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Date:      Fri, 14 Jul 2006 12:23:03 +0300
From:      vladone <vladone@spaingsm.com>
To:        ipfw@freebsd.org
Subject:   Re[3]: IPFW Dummynet Bridge Limiting
Message-ID:  <1855971350.20060714122303@spaingsm.com>
In-Reply-To: <1406932981.20060714122109@spaingsm.com>
References:  <48DC429CB053B64EAD91BDD1DE106A11675DE6@es1.corp.commspeed.net> <1406932981.20060714122109@spaingsm.com>

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Hello vladone,

Friday, July 14, 2006, 12:21:09 PM, you wrote:

> Hello Adam,

> Thursday, July 13, 2006, 2:37:19 AM, you wrote:

>> Vladone,

>>         Thanks much for the response. I looked into what you were
>> telling me and here are the results:

>> 1) This wasn't a typo. Apparently, after looking into it, I've seen both
>> options used on different websites and setups. Either way though, I
>> checked these both with sysctl and they are both set to 1.

>> 2) I missed that part of the man page and thanks for clarifying. This is
>> where I get confused. Am I using DIVERT to get packets to the proper
>> pipe? If so, then how can I get it to work properly with many many many
>> rules (one for each customer IP)? If not, then does this option really
>> matter?

>> 3) This part I did read and I'm still slightly confused. Once placed
>> into the proper pipe, I don't want it to continue down the line of rules
>> to search for another match. I like it where it is because it matched
>> the IP and should be limited, correct?

>> Also, I have tried my setup with the one_pass variable on and off.
>> Neither way worked for me anyways.

>> Upon further investigation, I noticed when I set up my laptop with the
>> 216.19.50.37 address and add the rule to match "all" to the pipe, I lose
>> all connectivity. I am unable to ping or pull web pages. Somehow, I
>> originally thought the problem was that there was no limiting going on.
>> This must be because I had a ping running in the background and had the
>> rule set up to limit ip. Now I think what is happening is the packets
>> are getting dropped or not arriving at the destination like they're
>> supposed to.

>> Thanks again.

>> Adam

>> -----Original Message-----
>> From: owner-freebsd-ipfw@freebsd.org
>> [mailto:owner-freebsd-ipfw@freebsd.org] On Behalf Of vladone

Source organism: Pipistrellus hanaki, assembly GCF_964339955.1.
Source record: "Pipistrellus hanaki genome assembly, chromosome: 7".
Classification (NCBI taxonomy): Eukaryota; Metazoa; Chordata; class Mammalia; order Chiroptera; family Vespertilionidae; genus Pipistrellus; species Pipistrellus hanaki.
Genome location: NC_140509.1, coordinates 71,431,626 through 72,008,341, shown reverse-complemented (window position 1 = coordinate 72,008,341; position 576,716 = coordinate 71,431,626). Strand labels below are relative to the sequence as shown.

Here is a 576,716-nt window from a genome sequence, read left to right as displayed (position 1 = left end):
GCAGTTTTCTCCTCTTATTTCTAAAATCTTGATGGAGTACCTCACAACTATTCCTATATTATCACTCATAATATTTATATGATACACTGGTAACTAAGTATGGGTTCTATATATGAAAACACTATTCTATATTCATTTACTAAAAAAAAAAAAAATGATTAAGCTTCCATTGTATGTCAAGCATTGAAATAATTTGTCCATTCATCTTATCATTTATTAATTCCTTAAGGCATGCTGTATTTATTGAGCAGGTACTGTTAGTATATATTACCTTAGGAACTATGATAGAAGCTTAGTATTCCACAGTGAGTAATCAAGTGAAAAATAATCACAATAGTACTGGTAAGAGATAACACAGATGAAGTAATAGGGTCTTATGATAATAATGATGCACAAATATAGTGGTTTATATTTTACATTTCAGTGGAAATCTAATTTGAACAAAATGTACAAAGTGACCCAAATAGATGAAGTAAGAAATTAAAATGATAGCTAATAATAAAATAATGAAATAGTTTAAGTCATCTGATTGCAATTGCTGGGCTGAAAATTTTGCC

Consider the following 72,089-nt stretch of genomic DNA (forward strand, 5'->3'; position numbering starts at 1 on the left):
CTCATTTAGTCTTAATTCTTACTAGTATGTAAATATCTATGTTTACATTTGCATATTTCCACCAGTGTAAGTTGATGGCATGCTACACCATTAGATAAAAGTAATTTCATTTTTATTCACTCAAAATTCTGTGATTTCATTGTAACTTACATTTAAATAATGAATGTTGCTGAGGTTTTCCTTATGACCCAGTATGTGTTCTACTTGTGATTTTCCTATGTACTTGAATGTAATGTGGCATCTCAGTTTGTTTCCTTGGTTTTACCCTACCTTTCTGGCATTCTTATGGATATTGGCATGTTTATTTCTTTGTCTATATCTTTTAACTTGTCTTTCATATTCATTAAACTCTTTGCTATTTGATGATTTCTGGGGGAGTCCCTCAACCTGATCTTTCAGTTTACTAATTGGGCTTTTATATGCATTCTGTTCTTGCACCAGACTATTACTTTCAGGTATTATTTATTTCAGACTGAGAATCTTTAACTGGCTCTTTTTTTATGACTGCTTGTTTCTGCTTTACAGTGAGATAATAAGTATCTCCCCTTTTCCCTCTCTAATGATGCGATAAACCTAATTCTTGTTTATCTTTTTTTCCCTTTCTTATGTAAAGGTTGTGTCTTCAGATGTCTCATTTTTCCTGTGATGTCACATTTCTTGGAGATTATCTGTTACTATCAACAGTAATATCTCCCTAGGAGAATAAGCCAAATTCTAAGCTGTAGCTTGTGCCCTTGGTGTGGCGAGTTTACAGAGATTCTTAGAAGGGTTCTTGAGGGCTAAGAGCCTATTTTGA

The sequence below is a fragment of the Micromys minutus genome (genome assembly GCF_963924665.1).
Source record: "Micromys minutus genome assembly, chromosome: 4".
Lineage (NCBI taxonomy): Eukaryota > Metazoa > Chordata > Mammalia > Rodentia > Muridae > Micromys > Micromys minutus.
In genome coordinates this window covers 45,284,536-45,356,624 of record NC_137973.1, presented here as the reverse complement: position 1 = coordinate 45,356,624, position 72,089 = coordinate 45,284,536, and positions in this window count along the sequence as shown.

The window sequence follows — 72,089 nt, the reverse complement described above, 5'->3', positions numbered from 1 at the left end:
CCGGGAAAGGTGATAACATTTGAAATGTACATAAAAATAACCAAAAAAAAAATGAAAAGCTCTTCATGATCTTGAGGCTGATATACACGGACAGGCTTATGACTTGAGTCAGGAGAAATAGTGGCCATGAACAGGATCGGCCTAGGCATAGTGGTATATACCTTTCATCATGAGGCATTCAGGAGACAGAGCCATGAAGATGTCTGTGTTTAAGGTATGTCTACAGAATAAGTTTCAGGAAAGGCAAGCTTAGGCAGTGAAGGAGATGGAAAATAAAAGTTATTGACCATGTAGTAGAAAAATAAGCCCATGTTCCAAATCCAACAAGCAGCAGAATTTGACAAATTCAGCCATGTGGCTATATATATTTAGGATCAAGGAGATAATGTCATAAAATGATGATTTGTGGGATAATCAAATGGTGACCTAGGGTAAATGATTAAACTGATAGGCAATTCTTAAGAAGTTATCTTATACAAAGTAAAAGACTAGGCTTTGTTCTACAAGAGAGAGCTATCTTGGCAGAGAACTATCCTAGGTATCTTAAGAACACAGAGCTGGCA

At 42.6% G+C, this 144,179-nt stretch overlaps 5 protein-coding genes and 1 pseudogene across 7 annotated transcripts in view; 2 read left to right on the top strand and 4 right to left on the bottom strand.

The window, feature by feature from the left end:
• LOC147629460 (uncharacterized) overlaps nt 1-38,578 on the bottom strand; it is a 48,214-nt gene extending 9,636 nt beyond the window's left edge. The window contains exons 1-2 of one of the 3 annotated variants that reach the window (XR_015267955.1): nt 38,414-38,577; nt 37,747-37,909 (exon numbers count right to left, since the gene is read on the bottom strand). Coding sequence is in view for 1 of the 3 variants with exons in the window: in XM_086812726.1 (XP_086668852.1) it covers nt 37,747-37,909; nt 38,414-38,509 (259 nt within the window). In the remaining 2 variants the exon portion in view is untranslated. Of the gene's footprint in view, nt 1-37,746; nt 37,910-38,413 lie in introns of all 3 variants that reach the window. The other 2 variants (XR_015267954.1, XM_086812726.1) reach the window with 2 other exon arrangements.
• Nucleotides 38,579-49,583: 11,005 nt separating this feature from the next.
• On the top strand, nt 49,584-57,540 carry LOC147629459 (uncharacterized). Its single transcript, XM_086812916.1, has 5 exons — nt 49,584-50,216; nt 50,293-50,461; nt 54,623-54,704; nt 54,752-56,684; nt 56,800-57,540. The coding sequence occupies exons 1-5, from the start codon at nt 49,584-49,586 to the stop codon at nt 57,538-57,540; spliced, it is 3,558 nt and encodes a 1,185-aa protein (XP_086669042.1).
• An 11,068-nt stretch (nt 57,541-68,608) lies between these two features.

>> Sent: Wednesday, July 12, 2006 3:48 PM
>> To: ipfw@freebsd.org
>> Subject: Re: IPFW Dummynet Bridge Limiting

>> Hello Adam,

>> I dont't use it bridge but some thinks that can help u:
>>  1. use corect syctl variables form: net.link.ether.bridge.ipfw
>>  instead net.link.ether.bridge_ipfw (probably an wrong typing)
>>  2. read the end from man page about bridge, and
>>  net.inet.ip.fw.one_pass variable.
>>  "Also remember that bridged packets are accepted after the first pass
>>      through the firewall irrespective of the setting of the sysctl
>> variable
>>      net.inet.ip.fw.one_pass, and that some ipfw(8) actions such as
>> divert do
>>      not apply to bridged packets.  It might be useful to have a rule of
>> the
>>      form

>>            skipto 20000 ip from any to any bridged
>>  "

>>  3. Luigi Rizzo say in his
>>  documentation: "there is always one pass for bridged packets"
>  First: if u want to apply aan queue or pipe, for many IP's, u can use option mask
>  in pipe or queue. U can get examples about that in dummynet
>  documentation.
>  For bridge, try to use "bridge" option in ipfw rules, to match packtets
>  that are bridged.
>  If u want to pass packetes across multiple pipe or queue, then need
>  to set net.inet.ip.fw.one_pass=0
>  For clients that have public IP's, natd have an option to not
>  translate this adresses.
>  Recomandation:
>  Begin with very simple rules, without any pipe or queue, only count
>  option, and see what is happening. Then grow complexity, in this mode
>  u can find where u wrong.

Sorry, for my mistake, option for ipfw is named "bridged".




-- 
Best regards,
 vladone                            mailto:vladone@spaingsm.com




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